WHAT IT TAKES TO MAKE SUCCESSFUL SALES CALLS
By Michael Radick, Xeros Learning Systems
A team of professionally trained observers monitored and analysed more than 500 face-to-face sales calls of 24 different sales organisations. The products and services sold ranged from high technology computers to industrial refuse disposal.
The observers recorded each interaction as it occurred in each call for example:
What did the salesperson do?
How did the customer react?
THE AVERAGE SUCCESSFUL CALL
What, then, was the statistical profile of the successful sales call? The average successful call was observed as 33 minutes long. During that call the salesperson:
* ASKED 13.6 QUESTIONS;
* DESCRIBED 6.4 PRODUCT BENEFITS;
* DESCRIBED 7.7 PRODUCT FEATURES.
On the average successful call, the customer:
* DESCRIBED 2.2 DIFFERENT NEEDS;
* RAISED 1.04 OBJECTIONS;
* MADE 2.8 STATEMENTS OF ACCEPTANCE;
* ASKED 7.7 QUESTIONS.
In addition to analysing behaviours during the call, we noted factors such as age, sex, and experience of the salesperson and the effect of interruptions in the call. Remarkably, these factors made no significant difference in the result of the call.
It does not appear to matter whether the salesperson is 28 or 48 years old, whether that person is male or female, or whether that person has two years experience or twenty. What does matter is the ability of the salesperson to use certain skills and to avoid common errors.
COMMON SELLING MISTAKES
1. Telling a customer how a product or service might be of value instead of asking questions to uncover the customer’s needs.
2. Over controlling a call by asking too many close-ended questions instead of encouraging a customer to freely reveal needs.
3. Responding to customer needs with statements of product or service features instead of explaining to the customer how those features will satisfy his or her needs.
4. Responding to every customer stated problem with a solution instead of first making sure the customer desires or wants a solution.
5. Failing to recognise or have an appropriate strategy for handling customer attitudes of objection, indifference and scepticism toward the product or service being sold.
6. Failure to recognise when or how to close or making weak or unrealistic closing statements.
WHAT SUCCESSFUL PEOPLE DO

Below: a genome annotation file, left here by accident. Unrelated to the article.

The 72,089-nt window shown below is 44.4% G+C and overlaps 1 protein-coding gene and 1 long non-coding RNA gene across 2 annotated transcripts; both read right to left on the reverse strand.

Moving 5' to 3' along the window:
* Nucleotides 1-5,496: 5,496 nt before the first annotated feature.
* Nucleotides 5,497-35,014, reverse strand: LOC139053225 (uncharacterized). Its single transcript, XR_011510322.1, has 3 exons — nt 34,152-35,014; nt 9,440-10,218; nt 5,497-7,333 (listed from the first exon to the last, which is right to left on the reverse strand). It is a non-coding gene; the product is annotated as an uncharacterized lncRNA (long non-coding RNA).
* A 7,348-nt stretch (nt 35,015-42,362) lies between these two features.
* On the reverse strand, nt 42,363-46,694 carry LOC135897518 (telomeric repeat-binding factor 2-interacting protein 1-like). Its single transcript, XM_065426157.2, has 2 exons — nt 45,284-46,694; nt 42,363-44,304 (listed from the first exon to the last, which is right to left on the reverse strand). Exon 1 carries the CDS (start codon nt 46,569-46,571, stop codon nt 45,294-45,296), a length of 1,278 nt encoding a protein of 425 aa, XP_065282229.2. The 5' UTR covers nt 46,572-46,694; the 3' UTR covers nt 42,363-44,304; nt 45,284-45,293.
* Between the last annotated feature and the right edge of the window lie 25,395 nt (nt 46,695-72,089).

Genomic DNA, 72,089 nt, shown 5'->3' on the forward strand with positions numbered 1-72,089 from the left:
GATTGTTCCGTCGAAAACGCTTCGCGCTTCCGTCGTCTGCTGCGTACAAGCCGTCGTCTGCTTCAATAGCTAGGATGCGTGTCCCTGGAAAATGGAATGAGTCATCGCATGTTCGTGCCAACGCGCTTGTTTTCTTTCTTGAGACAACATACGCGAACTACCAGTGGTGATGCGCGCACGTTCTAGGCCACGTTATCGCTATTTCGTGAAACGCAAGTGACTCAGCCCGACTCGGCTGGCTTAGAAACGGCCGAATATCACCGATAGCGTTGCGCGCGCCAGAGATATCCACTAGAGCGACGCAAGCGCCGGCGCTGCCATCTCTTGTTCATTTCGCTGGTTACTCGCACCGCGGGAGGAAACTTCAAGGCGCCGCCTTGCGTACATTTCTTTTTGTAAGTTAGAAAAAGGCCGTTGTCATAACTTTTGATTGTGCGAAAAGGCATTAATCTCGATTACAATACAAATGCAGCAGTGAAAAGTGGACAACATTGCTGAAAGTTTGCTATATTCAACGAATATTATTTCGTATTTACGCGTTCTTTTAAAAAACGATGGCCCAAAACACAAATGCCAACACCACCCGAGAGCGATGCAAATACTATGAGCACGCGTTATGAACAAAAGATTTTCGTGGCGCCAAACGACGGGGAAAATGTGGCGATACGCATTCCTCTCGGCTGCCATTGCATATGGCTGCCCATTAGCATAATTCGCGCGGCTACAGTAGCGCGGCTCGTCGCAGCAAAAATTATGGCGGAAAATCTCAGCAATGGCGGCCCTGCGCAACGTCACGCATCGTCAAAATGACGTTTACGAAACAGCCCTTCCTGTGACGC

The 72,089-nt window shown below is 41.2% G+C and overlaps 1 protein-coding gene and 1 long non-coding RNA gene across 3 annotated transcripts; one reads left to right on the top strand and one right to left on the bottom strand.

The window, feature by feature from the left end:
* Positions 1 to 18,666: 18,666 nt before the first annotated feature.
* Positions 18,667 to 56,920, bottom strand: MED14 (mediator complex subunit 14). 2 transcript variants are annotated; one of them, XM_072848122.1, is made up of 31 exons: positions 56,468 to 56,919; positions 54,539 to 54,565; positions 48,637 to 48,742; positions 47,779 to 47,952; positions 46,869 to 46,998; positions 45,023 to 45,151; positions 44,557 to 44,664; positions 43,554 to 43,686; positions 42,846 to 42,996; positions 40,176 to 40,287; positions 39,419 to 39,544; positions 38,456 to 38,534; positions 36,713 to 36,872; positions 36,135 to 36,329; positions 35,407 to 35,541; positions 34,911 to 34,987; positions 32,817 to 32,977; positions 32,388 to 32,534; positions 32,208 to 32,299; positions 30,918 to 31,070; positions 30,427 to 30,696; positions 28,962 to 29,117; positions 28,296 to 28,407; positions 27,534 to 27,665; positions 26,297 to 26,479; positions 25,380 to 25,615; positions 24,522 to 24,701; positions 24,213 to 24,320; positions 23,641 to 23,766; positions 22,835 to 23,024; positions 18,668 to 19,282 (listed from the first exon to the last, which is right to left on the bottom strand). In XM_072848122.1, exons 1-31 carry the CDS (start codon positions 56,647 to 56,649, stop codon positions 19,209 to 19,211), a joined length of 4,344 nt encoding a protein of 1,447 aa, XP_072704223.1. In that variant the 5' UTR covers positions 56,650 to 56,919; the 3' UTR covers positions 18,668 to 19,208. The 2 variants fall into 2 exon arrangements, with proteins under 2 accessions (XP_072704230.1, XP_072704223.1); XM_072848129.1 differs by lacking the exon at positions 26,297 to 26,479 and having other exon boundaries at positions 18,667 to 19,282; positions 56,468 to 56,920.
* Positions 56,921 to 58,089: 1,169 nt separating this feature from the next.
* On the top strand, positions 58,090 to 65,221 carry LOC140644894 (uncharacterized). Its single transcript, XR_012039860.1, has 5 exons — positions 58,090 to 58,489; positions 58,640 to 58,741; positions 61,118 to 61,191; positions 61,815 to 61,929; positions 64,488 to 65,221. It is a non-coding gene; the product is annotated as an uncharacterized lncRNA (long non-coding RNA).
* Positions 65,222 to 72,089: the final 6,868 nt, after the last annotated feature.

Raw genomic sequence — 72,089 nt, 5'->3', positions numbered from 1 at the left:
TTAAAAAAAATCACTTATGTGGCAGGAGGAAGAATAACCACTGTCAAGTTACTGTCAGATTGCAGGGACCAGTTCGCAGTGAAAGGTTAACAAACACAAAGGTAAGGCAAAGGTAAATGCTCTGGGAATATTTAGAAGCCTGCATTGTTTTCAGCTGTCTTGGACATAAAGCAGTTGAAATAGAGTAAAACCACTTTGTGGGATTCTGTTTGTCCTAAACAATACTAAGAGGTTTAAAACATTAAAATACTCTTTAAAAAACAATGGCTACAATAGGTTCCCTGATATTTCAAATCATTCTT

There are several important generalisations about successful sales call that derive from the Xerox Learning Systems research project. In general, differences in sales success are not due to experience, but rather, to knowledge of the selling process and the ability to take appropriate action during the sales call. Low performers seem to be unaware of the skills available to them. They tend either to over-structure the call, fail to establish a smooth dialogue, or to lose control of the call. Average salespeople know what to do but tend to do it inefficiently. They ask the good questions but sometimes fail to listen effectively and make full use of the answers.
Successful professionals exhibit efficient sales behaviour. They make frequent and extensive use of the most powerful selling skills. They establish dialogues with their customers easily and control a sales call subtly. They also remain alert to closing opportunities throughout the call.
How is the bridge from a poor or average salesperson, to a successful salesperson, made? It involves learning – and using – each of the following skills.
• Asking questions skilfully to gather information and uncover customer needs.
• Recognise when a customer has a real need and showing how the benefits of the product or service can satisfy it.
• Establishing a balanced dialogue with customers.
• Recognising and handling negative customer attitudes promptly and directly.
• Using a benefit summary and an action plan requiring commitment when closing.
In summary, selling today requires a high degree of sophistication. The research reveals the importance of subtleties in selling and the importance of understanding precisely the need satisfaction sales dynamic. Critical skills make a difference and the successful salesperson knows how and when to use them effectively.